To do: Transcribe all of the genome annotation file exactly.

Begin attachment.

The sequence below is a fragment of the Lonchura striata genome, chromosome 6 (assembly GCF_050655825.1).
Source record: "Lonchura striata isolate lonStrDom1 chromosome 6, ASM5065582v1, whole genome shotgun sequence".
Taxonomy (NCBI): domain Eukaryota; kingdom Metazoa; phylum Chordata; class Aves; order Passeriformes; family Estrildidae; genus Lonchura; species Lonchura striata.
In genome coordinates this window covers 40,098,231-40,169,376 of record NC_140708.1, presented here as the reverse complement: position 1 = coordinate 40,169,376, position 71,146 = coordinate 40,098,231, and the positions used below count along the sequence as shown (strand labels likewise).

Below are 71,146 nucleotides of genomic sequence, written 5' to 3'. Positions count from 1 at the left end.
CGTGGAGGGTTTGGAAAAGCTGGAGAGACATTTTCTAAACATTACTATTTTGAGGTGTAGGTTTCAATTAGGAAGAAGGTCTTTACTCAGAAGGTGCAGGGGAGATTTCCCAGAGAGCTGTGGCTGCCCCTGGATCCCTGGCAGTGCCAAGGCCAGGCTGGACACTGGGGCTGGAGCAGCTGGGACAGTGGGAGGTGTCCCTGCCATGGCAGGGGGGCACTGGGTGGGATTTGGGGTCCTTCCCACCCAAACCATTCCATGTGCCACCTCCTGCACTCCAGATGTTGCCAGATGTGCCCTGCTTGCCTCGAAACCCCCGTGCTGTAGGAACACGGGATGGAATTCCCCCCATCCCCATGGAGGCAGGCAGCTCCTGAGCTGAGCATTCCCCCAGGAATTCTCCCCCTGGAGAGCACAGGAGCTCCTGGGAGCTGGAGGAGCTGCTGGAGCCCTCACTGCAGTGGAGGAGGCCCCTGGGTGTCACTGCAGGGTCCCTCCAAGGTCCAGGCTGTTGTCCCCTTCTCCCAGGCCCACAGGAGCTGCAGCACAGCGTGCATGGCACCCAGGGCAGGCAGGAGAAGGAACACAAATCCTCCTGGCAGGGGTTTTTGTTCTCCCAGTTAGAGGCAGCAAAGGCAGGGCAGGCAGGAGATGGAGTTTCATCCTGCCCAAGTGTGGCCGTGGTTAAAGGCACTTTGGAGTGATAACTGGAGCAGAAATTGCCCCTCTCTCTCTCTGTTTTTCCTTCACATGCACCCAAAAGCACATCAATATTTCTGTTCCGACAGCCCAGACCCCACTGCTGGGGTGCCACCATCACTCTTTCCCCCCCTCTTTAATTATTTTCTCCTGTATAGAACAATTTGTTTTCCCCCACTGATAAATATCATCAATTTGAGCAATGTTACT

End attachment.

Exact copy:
The sequence below is a fragment of the Lonchura striata genome, chromosome 6 (assembly GCF_050655825.1).
Source record: "Lonchura striata isolate lonStrDom1 chromosome 6, ASM5065582v1, whole genome shotgun sequence".
Taxonomy (NCBI): domain Eukaryota; kingdom Metazoa; phylum Chordata; class Aves; order Passeriformes; family Estrildidae; genus Lonchura; species Lonchura striata.
In genome coordinates this window covers 40,098,231-40,169,376 of record NC_140708.1, presented here as the reverse complement: position 1 = coordinate 40,169,376, position 71,146 = coordinate 40,098,231, and the positions used below count along the sequence as shown (strand labels likewise).

Below are 71,146 nucleotides of genomic sequence, written 5' to 3'. Positions count from 1 at the left end.
CGTGGAGGGTTTGGAAAAGCTGGAGAGACATTTTCTAAACATTACTATTTTGAGGTGTAGGTTTCAATTAGGAAGAAGGTCTTTACTCAGAAGGTGCAGGGGAGATTTCCCAGAGAGCTGTGGCTGCCCCTGGATCCCTGGCAGTGCCAAGGCCAGGCTGGACACTGGGGCTGGAGCAGCTGGGACAGTGGGAGGTGTCCCTGCCATGGCAGGGGGGCACTGGGTGGGATTTGGGGTCCTTCCCACCCAAACCATTCCATGTGCCACCTCCTGCACTCCAGATGTTGCCAGATGTGCCCTGCTTGCCTCGAAACCCCCGTGCTGTAGGAACACGGGATGGAATTCCCCCCATCCCCATGGAGGCAGGCAGCTCCTGAGCTGAGCATTCCCCCAGGAATTCTCCCCCTGGAGAGCACAGGAGCTCCTGGGAGCTGGAGGAGCTGCTGGAGCCCTCACTGCAGTGGAGGAGGCCCCTGGGTGTCACTGCAGGGTCCCTCCAAGGTCCAGGCTGTTGTCCCCTTCTCCCAGGCCCACAGGAGCTGCAGCACAGCGTGCATGGCACCCAGGGCAGGCAGGAGAAGGAACACAAATCCTCCTGGCAGGGGTTTTTGTTCTCCCAGTTAGAGGCAGCAAAGGCAGGGCAGGCAGGAGATGGAGTTTCATCCTGCCCAAGTGTGGCCGTGGTTAAAGGCACTTTGGAGTGATAACTGGAGCAGAAATTGCCCCTCTCTCTCTCTGTTTTTCCTTCACATGCACCCAAAAGCACATCAATATTTCTGTTCCGACAGCCCAGACCCCACTGCTGGGGTGCCACCATCACTCTTTCCCCCCCTCTTTAATTATTTTCTCCTGTATAGAACAATTTGTTTTCCCCCACTGATAAATATCATCAATTTGAGCAATGTTACT